Forget billboards and bus shelters. When it comes reaching the masses in New York, Citigroup is getting more bang for its buck sponsoring the city's popular bike-share program than it is through more traditional advertising.
Citi Bike has generated massive exposure for the banking giant and has proven to be a far better payoff than billboard space or ads in newspapers and magazines, marketing experts say. Citi executives also credit the sponsorship for helping repair the company's image following the financial crisis, as riders, and even nonriders, have lauded Citi for helping provide a crucial public service at no cost to taxpayers.
"There are ways to interact with the consumer in the market that go way beyond the traditional media, which can start to create a change in how they think about the brand," says Christine DiLandro, Citi's director of media and integrated marketing. Citi Bike has helped "enable an improvement in trust."
The company has been so pleased with the results in New York that it is eyeing expansion in other cities. Next up is Miami, where Citi will take over sponsorship of the three-year-old bike-sharing program in November.
"We now have a lot of experience under our belts," DiLandro said at American Banker's Financial Services Marketing and Innovation Symposium in New York City in September, before the Miami sponsorship was announced.
The New York program is far from perfect, as operational problems like broken docks, empty bike racks and malfunctioning card readers have frustrated users. Alta Bicycle Share, which operates the 16-month-old Citi Bike program, has taken most of the blame for these problems, though it's possible that Citi, as the sponsor, could suffer a public relations hit if the problems linger.
The program, despite its popularity, also has serious financial problems. It was designed to run without public funds, but it has cost more than expected, and now city officials are looking for additional sponsors to help keep it afloat.
Still, as a pure marketing initiative, Citi Bike been a home run for the company, as ridership and media exposure have far exceeded expectations. Roughly 100,000 New Yorkers have bought annual memberships, 200,000 people have downloaded the app, and riders have taken some 13 million Citi Bike trips totaling more than 23 million miles. Local newspapers ran more than 1,100 articles on Citi Bike in its first three months and the program has received substantial national coverage, DiLandro says.
More important for the company has been the effect on public opinion. In polls of New Yorkers three months after the launch, Citi found improvements of 25% in brand preference, 41% in brand consideration and 17% in positive impressions of the company, Citi says.
Citi's brand also improved on a national level, according to BAV Consulting. Its "brand esteem," a metric created by the consultancy to assess overall brand health, rose by 5% in the two quarters after Citi Bike was introduced. There was also an increase in the number of people who associate the brand with attributes like progressivism and environmental consciousness, says BAV analyst Claire Repp.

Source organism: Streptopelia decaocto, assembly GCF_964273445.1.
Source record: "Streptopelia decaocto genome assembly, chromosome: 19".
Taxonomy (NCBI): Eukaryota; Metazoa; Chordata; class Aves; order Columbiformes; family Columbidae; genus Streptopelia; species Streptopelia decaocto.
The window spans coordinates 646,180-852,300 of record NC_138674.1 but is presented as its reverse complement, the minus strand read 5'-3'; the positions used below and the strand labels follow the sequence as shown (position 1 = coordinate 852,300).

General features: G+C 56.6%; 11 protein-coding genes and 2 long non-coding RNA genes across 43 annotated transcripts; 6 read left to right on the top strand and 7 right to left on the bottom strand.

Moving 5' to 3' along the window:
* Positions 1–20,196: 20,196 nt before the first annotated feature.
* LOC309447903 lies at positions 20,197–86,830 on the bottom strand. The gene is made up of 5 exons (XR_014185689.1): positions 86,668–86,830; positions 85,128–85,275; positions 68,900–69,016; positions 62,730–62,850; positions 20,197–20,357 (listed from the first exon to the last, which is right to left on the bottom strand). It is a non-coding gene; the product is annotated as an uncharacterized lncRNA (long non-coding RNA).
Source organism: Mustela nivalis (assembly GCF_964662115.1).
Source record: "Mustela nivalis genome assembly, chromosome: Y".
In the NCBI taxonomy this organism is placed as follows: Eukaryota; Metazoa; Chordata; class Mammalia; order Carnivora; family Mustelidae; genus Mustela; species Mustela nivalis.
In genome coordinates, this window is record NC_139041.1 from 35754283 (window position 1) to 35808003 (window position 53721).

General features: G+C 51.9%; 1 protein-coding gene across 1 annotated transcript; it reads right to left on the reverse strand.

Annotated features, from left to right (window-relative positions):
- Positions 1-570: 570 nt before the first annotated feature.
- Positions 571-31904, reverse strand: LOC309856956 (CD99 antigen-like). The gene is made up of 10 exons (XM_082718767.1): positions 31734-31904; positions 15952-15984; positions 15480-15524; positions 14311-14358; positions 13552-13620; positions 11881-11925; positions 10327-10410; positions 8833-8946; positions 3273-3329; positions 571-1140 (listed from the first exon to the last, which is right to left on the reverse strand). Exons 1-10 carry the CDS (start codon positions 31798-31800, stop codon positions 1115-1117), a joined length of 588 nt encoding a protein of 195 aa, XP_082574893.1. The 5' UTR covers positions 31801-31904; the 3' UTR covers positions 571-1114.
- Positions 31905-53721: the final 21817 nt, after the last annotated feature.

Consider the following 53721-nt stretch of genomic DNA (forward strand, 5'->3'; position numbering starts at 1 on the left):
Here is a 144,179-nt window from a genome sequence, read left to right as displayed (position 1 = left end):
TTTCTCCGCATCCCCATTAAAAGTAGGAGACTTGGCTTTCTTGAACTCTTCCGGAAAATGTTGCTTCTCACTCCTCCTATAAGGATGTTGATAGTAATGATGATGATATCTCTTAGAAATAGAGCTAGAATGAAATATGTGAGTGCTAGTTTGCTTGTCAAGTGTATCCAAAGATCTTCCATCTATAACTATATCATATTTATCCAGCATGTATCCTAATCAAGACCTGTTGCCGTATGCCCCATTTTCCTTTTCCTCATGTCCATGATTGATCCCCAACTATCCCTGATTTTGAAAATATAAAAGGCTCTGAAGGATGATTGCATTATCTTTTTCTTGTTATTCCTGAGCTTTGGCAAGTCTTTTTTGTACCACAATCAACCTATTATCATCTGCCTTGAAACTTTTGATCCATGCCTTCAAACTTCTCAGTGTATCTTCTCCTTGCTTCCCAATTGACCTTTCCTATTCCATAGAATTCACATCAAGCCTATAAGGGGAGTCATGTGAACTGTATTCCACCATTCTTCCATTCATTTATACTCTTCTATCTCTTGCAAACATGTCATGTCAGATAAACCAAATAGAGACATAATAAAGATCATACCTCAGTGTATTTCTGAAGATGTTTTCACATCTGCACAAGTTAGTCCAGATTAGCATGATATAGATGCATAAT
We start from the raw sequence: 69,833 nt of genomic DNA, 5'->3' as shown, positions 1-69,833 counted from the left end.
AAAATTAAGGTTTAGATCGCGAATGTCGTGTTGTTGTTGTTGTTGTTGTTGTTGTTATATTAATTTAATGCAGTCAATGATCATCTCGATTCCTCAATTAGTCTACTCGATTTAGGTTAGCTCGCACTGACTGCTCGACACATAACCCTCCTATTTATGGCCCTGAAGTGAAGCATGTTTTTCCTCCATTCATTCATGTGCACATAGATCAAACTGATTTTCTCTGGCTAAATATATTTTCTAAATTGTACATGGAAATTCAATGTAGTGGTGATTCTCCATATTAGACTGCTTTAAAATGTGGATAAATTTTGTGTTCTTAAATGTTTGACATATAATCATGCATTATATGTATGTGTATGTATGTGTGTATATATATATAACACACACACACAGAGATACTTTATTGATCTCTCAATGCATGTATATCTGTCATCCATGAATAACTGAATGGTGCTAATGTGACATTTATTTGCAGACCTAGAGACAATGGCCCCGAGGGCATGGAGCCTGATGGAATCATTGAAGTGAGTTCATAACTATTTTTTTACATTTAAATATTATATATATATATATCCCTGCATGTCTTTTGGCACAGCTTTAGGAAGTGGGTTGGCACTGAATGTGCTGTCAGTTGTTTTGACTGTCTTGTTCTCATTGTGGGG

Of course, judging from the return on investment for a single marketing campaign is notoriously difficult, especially for a company like Citi that advertises through multiple channels.
It is possible, though, to estimate the value of Citi Bike as outdoor advertising and that estimate suggests that, even apart from the polling numbers and all the good press, Citi got a good deal.
Citi's five-year sponsorship of the program cost $41 million, or $8.2 million a year. To put that in perspective, Citi is paying $400 million $20 million a year for 20 years for naming rights to Citi Field, the New York Mets' baseball stadium. Citi spends around $2 billion a year on advertising and marketing worldwide.
And outdoor advertising in New York City is expensive. It can cost several million dollars a year to rent a single billboard in a commercial center.
There are now 5,400 bikes, each with five Citi logos, and 330 docking stations bearing the company's name spread throughout the most densely populated neighborhoods of New York. This lets the company cut down its outdoor advertising in the city, DiLandro says. She compared the docking kiosks to bus shelters, where it can be expensive to advertise. A bus shelter ad in Manhattan costs between $1,300 and $6,500 for four weeks, depending on the location, according to Blue Line Media, which sells the ad space.
Plus, the 5,400 bikes themselves function as rolling Citi advertisements. Quantifying the value of these is tough, but Jason Shen of the marketing-technology company Percolate took a stab at it using a metric called cost-per-mille, or CPM, that is widely used in the marketing field.
This metric gives the cost of each form of advertisement per 1,000 consumer impressions, or viewings of the ad. Costs typically range from around $2.50 for Internet banner ads to $6 for national magazines and as much as $35 for television advertising. Shen estimates that, if Citi's $41 million bought nothing more than the bicycles, it would still be at the relatively low CPM of $3.62.
Perhaps the clearest indicator that Citi Bike has been a worthwhile investment for the company was the decision by Citi officials to replicate the strategy in Florida.
Miami's bike-sharing program began in 2011 with 1,000 bikes and 100 stations, and was named DecoBike after the local company that runs it. Until now it has operated only in Miami Beach, but with Citi's sponsorship, it is being expanded to mainland Miami.
Roughly 750 bikes and 75 docking stations will be added in Miami, and the city's mayor said in October that if the program to be re-branded as Citi Bike, but still run by DecoBike is successful downtown it could expand into other neighborhoods. Citi's sponsorship agreement runs for five years. The company did not disclose the financial terms.